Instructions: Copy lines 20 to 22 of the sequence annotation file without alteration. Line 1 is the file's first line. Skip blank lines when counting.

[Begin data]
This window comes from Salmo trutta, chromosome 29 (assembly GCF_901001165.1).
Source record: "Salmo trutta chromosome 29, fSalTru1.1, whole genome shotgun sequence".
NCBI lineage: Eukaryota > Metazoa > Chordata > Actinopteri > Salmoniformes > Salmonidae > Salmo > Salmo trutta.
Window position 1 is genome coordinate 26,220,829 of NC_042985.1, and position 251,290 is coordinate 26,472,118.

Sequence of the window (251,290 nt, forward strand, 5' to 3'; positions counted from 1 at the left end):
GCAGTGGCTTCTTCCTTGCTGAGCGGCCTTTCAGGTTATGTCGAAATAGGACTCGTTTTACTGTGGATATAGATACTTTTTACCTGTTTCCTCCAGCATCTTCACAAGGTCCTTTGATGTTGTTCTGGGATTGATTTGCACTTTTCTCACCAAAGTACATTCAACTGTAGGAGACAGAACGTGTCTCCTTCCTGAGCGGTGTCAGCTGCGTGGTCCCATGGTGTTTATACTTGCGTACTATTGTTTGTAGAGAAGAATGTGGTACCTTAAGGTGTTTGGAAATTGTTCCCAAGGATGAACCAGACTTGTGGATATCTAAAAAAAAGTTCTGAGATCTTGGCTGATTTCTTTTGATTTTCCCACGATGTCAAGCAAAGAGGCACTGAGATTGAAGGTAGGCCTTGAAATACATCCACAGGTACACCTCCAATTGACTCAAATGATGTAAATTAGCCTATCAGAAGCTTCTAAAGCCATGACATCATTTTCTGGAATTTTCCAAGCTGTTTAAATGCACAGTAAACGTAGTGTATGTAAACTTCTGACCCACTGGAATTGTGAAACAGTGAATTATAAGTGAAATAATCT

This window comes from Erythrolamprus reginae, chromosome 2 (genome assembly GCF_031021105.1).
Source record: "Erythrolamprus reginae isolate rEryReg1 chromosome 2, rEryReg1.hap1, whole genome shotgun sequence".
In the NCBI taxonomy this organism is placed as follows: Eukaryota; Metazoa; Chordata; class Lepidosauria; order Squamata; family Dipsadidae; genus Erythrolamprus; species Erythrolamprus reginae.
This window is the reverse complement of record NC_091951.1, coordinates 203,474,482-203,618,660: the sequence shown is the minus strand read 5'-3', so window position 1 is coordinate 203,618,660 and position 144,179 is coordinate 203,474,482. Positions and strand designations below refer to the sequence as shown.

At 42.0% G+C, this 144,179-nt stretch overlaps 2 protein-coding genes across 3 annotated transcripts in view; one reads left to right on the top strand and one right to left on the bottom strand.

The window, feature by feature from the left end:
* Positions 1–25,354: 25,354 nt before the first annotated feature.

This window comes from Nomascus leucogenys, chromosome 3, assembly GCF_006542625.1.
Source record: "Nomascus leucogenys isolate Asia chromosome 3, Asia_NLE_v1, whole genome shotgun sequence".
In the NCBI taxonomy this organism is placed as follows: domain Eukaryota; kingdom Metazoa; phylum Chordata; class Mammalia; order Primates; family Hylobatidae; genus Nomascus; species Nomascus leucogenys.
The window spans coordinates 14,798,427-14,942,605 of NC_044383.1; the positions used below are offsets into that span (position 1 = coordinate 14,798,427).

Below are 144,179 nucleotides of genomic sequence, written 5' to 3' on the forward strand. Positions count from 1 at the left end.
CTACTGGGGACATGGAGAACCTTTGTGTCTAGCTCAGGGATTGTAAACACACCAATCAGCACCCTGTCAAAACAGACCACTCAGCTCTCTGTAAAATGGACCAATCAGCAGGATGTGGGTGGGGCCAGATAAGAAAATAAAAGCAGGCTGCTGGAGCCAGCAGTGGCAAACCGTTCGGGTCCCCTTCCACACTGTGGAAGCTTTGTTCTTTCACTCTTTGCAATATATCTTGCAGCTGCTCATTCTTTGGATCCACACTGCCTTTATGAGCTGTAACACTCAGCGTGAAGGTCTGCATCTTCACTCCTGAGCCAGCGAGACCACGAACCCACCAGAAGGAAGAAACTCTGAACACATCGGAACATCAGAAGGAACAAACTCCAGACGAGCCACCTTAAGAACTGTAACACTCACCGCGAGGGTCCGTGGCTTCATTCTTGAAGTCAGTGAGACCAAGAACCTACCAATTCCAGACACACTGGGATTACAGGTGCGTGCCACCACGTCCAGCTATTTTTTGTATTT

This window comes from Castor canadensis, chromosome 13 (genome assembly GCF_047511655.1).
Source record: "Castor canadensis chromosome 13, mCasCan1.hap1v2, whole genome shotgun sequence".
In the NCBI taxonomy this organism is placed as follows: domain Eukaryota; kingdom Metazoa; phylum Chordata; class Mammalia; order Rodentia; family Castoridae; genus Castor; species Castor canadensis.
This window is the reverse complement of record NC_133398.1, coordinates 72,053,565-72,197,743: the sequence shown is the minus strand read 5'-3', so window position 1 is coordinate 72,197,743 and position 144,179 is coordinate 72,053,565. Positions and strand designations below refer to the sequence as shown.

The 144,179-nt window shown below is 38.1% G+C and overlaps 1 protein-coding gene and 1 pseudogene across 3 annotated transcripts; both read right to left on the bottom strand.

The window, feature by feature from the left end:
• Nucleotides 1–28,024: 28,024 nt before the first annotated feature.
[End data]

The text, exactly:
This window comes from Castor canadensis, chromosome 13 (genome assembly GCF_047511655.1).
Source record: "Castor canadensis chromosome 13, mCasCan1.hap1v2, whole genome shotgun sequence".
In the NCBI taxonomy this organism is placed as follows: domain Eukaryota; kingdom Metazoa; phylum Chordata; class Mammalia; order Rodentia; family Castoridae; genus Castor; species Castor canadensis.